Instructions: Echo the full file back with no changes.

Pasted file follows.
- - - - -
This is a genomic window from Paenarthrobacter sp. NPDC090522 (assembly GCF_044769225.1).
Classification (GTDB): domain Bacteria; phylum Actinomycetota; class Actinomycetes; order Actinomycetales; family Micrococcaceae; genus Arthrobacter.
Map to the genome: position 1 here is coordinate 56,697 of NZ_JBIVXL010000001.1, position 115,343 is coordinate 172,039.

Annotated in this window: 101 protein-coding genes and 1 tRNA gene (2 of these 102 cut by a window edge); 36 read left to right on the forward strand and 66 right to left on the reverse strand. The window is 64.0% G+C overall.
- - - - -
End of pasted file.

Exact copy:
This is a genomic window from Paenarthrobacter sp. NPDC090522 (assembly GCF_044769225.1).
Classification (GTDB): domain Bacteria; phylum Actinomycetota; class Actinomycetes; order Actinomycetales; family Micrococcaceae; genus Arthrobacter.
Map to the genome: position 1 here is coordinate 56,697 of NZ_JBIVXL010000001.1, position 115,343 is coordinate 172,039.

Annotated in this window: 101 protein-coding genes and 1 tRNA gene (2 of these 102 cut by a window edge); 36 read left to right on the forward strand and 66 right to left on the reverse strand. The window is 64.0% G+C overall.